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Francesco Lo Jacono
by Antonella Gallo

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Portale (Gate), oil on canvas.Certain artistic styles are difficult to define. A kind of "romantic realism" flourished in European oil painting during the nineteenth century. Eventually eclipsed by Impressionism, it was a convention rather than a movement, based loosely on Old Master's influences. The painting of Francesco Lo Jacono, who lived until 1915, was part of this general trend.

In his work, people and settings are often idealized, though not to the point of fantasy. When Lo Jacono began painting, photography was still in its infancy, and realist paintings and engravings were often preferred to images produced with this new technology. In those days, the paintings had the advantage of color, which photography had yet to achieve with satisfactory results.

His compositions reflect his classicist background. Lo Jacono's father, Luigi (1810-1880), was also an accomplished artist. Francesco spent much of his professional life between Naples and Palermo, formerly the capitals of the Kingdom of the Two Sicilies. As a younger man, he actively participated in the Risorgimento movement which established the unitary state (the Kingdom of Italy) that supplanted this old realm. Indeed, some of Lo Jacono's earliest and best-known works are battle scenes of the unification war and Garibaldi's troops.

He was born in Palermo in 1838. By the 1850s, Francesco had apprenticed with his father and in the studio of Salvatore Lo Forte. In 1856 he went to Naples to study under Filippo Palizzi. He began to exhibit in 1859. From 1860 until 1862, he served in Garibaldi's forces, reaching Rome --which the Piedmontese failed to take. His father, Luigi, and brother, Salvatore, also served in the Sicilian phase of the campaign. Francesco was taken prisoner in Aspromonte (a forested region of Calabria), where Garibaldi was shot and wounded. Following the war, he exhibited in Florence and elsewhere, particularly in Paris, Rome, Naples and Palermo.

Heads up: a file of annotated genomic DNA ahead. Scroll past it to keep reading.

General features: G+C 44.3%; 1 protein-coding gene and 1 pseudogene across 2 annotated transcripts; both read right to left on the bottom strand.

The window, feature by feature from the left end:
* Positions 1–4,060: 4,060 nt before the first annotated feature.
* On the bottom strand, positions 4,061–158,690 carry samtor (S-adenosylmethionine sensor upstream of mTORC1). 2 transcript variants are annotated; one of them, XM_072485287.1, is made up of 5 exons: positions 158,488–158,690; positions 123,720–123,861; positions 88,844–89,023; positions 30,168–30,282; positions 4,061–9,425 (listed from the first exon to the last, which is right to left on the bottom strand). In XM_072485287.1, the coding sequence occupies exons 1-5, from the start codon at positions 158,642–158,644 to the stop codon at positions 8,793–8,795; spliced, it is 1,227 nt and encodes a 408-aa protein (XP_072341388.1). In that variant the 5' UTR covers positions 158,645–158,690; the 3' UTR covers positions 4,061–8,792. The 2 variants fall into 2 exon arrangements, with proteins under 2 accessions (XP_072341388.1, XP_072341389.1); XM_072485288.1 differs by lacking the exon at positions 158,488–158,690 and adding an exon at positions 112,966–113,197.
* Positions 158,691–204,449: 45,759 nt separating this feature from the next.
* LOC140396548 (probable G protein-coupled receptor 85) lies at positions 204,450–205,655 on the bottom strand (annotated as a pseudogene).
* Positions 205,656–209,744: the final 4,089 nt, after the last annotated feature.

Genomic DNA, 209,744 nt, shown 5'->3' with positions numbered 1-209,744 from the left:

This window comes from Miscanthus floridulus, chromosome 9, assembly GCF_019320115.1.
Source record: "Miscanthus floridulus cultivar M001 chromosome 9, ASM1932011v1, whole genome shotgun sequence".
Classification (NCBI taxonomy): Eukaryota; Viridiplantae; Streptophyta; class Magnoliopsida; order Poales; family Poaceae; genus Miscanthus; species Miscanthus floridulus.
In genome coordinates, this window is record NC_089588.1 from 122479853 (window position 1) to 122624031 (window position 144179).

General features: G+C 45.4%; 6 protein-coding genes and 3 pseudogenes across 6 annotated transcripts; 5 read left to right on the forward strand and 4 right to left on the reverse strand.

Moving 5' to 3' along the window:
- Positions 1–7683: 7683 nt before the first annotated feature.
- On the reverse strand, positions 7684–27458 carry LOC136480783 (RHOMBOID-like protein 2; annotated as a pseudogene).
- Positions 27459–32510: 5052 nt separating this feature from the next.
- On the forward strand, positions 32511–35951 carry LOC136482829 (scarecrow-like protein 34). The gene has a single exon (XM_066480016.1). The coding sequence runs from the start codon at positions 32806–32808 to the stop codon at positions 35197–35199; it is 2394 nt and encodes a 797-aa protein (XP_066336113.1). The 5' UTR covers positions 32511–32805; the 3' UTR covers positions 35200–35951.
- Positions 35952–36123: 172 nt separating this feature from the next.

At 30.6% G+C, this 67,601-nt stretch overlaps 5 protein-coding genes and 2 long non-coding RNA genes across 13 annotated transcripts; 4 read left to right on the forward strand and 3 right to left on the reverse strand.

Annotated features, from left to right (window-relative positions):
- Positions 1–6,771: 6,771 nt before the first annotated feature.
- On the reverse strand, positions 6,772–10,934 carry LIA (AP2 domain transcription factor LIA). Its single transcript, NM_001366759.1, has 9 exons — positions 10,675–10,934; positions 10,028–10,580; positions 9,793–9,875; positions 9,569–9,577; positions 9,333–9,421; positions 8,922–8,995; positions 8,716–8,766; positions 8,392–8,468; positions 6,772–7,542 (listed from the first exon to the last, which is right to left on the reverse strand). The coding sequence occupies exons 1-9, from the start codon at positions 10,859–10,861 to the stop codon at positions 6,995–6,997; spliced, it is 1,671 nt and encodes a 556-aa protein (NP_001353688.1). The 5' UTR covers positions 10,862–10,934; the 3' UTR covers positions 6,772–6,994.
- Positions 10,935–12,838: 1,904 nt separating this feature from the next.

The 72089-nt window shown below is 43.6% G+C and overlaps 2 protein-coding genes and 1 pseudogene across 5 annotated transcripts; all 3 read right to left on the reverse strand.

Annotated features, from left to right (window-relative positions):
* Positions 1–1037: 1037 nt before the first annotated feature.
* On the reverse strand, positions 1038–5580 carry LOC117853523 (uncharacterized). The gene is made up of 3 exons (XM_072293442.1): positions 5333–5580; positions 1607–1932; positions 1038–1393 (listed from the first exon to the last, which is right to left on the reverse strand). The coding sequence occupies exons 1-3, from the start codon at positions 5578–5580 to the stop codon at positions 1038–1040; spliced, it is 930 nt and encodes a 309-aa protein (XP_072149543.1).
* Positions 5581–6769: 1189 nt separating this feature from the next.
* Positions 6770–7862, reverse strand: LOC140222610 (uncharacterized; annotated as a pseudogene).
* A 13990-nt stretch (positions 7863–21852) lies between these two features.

In 1884 he was invested as Knight Commander of the Order of the Crown of Italy. In 1909, the city of Palermo celebrated fifty years of Lo Jacono's artistic career, and architect Ernesto Basile presented him a gold medal of recognition. Following Lo Jacono's death, the "socialist" art that emerged (linked to Fascism and other political trends) combined with Surrealism and other movements to marginalize this style. It was only in the 1950s that a renewed appreciation for traditional nineteenth-century art sparked a new interest for "veristic" painters like Francesco Lo Jacono.

Many of Lo Jacono's clients were aristocrats or wealthy citizens. His work was in demand for its style and imagery, but by the 1880s also for the fame of its artist. The variety of the artist's work is remarkable, ranging from portraits to landscapes to seascapes. In stark contrast to photographs of the same period, his paintings and engravings present a Sicily bathed in innocence. Pastoral scenes evoke a serene simplicity. In a Lo Jacono painting, even rustic poverty seems dignified. Perhaps nostalgia need not reflect reality perfectly.

About the Author: Antonella Gallo, who teaches art in Rome, has written numerous articles on arts and artists for Best of Sicily.

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© 2005 Antonella Gallo